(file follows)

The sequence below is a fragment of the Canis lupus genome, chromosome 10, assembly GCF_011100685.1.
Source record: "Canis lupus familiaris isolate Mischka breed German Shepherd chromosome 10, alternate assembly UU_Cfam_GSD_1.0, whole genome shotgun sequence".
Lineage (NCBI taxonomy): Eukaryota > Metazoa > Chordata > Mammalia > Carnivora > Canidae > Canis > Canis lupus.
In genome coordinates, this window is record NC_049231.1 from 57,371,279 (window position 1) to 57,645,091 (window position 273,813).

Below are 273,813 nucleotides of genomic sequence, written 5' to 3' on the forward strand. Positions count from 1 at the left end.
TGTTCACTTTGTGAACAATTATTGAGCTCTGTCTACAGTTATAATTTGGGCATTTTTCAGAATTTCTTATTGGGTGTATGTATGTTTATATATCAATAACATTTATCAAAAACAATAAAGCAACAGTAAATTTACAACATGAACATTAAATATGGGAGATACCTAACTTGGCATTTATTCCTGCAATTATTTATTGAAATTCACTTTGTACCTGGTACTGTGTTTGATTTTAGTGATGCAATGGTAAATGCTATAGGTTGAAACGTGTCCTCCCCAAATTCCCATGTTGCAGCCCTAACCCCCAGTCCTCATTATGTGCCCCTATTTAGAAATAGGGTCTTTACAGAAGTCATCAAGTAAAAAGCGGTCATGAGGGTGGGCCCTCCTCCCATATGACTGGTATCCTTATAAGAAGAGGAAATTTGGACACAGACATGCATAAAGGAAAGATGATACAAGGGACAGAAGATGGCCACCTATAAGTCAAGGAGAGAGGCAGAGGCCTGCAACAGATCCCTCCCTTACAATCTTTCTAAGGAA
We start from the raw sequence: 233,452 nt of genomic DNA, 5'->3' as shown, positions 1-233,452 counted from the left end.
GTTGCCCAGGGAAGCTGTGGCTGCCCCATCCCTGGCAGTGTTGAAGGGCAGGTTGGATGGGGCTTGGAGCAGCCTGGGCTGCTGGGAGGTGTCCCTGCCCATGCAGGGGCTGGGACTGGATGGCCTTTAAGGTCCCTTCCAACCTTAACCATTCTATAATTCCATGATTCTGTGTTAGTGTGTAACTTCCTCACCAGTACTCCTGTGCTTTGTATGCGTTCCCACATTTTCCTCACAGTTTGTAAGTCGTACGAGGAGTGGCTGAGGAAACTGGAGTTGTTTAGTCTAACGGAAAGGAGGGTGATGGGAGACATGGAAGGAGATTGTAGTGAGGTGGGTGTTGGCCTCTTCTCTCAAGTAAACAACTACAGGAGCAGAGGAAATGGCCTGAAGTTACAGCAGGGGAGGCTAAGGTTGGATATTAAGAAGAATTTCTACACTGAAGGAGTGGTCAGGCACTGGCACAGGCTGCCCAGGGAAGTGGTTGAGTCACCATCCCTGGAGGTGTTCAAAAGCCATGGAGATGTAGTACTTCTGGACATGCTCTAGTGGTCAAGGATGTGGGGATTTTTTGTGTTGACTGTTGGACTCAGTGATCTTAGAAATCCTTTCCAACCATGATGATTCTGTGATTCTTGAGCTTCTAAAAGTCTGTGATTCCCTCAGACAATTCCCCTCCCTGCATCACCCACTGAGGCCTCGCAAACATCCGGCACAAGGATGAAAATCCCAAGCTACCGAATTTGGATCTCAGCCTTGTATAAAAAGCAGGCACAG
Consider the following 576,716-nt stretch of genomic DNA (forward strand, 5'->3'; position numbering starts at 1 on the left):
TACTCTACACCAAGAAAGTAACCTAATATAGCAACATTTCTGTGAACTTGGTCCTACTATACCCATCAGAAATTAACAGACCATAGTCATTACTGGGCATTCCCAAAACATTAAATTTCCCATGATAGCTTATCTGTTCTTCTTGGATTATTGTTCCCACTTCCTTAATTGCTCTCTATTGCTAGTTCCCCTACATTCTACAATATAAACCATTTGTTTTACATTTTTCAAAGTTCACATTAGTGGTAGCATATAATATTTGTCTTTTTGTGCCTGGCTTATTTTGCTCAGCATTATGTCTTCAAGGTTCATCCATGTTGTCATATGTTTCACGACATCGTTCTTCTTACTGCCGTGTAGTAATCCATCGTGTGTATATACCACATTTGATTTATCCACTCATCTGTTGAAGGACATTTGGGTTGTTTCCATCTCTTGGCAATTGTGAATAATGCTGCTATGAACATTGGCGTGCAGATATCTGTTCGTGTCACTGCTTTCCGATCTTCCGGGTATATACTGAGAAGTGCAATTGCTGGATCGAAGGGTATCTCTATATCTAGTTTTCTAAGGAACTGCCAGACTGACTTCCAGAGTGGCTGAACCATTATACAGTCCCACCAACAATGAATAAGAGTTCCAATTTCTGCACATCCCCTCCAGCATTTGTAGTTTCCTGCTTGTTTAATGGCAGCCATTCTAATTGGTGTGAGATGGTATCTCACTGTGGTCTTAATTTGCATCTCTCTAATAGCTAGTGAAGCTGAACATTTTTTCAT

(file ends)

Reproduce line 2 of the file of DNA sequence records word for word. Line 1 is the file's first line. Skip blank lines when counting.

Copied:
Source record: "Canis lupus familiaris isolate Mischka breed German Shepherd chromosome 10, alternate assembly UU_Cfam_GSD_1.0, whole genome shotgun sequence".